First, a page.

Violence in the aiga - the family - violates core principles
Violence in the aiga - the family - violated the core principles of both Fa'asamoa and faith, said Tuila'epa.
"Family Violence in Samoa as the report highlights, sits behind a veil of silence which allows it to continue to menace the lives of our people especially the most vulnerable among us."
But the inquiry didn't hold back in its criticism of the government.
It called it out for tasking the Ministry of Women, Community and Social Development (MWCSD) with addressing domestic violence, but not giving it the power nor the budget to act.
In a submission to the inquiry the MWCSD said domestic violence was a "national crisis", however, "our legal mandate does not provide us with the necessary legal provisions or resources to be able to respond to domestic violence fully".
A lack of government funding for any victim support services has made the situation worse still.
It's crucial, said the inquiry chair Maiava, that the government invest wisely in victim support.
"It's important that the government provides support to NGO's doing work in this space," he said.
"Because government is not and they are reaching out to the community where help is needed."
There are currently no telephone helplines and the only service, Samoa Victim Support Group (SVSG), is run on donations and volunteers' goodwill.
SVSG was set-up in 2005 with a focus on children but its offering grew to meet the needs of the community and today they provide the country's only shelter for family member seeking refuge from violence.
The nature of violence in Samoa is more serious today
The nature of violence in Samoa is more serious today according to SVSG's president, Siliniu Lina Chang.
"Perpetrators are becoming more innovative in the way they carry out violent acts," she said in a submission to the inquiry.
"In the old days it was just a case of scaring their wife but now it is about killing them".
In his address at the report's launch, Tuila'epa said the seeds of the crisis had been sown by many generations, and hinted that - finally - the government might take action.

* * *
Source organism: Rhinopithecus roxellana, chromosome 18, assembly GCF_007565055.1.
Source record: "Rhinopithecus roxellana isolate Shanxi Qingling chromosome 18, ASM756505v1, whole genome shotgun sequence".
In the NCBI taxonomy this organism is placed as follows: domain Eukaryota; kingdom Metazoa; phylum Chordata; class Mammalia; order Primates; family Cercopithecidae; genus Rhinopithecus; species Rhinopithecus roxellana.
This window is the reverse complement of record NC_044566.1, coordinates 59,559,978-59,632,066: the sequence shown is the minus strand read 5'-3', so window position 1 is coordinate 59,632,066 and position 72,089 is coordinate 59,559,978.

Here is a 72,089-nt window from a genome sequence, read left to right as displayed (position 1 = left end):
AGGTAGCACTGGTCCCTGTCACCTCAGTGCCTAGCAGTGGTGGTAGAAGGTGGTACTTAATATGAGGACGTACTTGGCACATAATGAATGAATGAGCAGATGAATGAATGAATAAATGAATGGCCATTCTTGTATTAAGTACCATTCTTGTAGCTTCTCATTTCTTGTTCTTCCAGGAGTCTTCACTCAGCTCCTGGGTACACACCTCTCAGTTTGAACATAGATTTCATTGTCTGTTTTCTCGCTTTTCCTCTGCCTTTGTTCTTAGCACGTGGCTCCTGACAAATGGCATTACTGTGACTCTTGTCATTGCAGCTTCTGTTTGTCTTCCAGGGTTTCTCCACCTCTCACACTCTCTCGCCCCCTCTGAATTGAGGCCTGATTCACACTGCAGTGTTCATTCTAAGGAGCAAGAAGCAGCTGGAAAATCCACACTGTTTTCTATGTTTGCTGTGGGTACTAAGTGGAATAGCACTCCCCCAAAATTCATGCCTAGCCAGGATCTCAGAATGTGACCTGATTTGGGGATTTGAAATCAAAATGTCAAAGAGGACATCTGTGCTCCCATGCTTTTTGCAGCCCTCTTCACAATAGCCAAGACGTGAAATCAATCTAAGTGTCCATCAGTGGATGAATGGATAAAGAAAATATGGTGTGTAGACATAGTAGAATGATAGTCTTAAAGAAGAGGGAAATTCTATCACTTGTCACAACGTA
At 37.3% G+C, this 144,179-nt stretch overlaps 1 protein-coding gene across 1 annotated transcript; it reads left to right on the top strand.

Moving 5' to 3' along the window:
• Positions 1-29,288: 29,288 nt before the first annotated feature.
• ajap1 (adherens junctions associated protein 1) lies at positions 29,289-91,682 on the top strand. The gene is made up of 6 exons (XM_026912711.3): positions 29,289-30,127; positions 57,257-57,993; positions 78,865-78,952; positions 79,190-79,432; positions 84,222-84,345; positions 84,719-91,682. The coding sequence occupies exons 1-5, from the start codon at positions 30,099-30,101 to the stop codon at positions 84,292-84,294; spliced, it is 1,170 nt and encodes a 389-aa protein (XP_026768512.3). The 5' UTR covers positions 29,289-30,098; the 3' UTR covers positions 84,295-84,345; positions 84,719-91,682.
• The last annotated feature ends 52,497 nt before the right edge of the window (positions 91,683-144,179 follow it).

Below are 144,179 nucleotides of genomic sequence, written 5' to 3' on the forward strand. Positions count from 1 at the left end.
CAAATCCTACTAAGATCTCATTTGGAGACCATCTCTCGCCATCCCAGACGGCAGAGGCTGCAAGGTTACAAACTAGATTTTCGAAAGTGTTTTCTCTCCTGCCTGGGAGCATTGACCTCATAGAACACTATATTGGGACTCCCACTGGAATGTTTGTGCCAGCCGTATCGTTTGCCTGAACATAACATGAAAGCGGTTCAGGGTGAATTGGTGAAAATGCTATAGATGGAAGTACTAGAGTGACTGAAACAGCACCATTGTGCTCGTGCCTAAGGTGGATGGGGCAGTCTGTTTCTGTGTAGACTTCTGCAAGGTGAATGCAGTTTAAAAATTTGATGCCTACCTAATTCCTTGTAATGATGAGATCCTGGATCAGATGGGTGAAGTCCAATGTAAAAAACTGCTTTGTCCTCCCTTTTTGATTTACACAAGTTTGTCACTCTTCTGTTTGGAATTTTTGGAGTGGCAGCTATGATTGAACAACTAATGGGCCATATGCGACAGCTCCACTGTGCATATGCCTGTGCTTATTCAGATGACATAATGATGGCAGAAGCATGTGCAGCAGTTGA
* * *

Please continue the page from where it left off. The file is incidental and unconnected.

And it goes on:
"We are all complicit. Blame does not fall on the perpetrators alone. We all are party to a degree unknowingly," said the prime minister.
"Now, for the sake of the future, it is up to us and especially those in positions of power to stand up and be counted."
The report outlined 39 key recommendations, the first being the creation of a special agency to deal with domestic violence.
The government must take the lead, said the Inquiry Chair Maiava Iulai Toma, with the support of traditional institutions like the village fono.
"So effort will be concentrated and focused at the governmental level by and through the DVO," he said referring to the proposed new Domestic Violence Office.
"Effort will be concentrated and focused at the village level in the DV committees."
The church was not immune from criticism by the Inquiry and Maiava said it must also work to address the problems.
"I hope this report and its recommendations will lead to a concerted Samoan effort to address this problem."
What is clear to everyone, though, is that the need for action is urgent.
The inquiry is the first of a kind for the Pacific, and in a region where violence in the home is rampant, other countries will be looking to learn from Samoa's example.
- Reporting by Dominic Godfrey, RNZ Pacific Journalist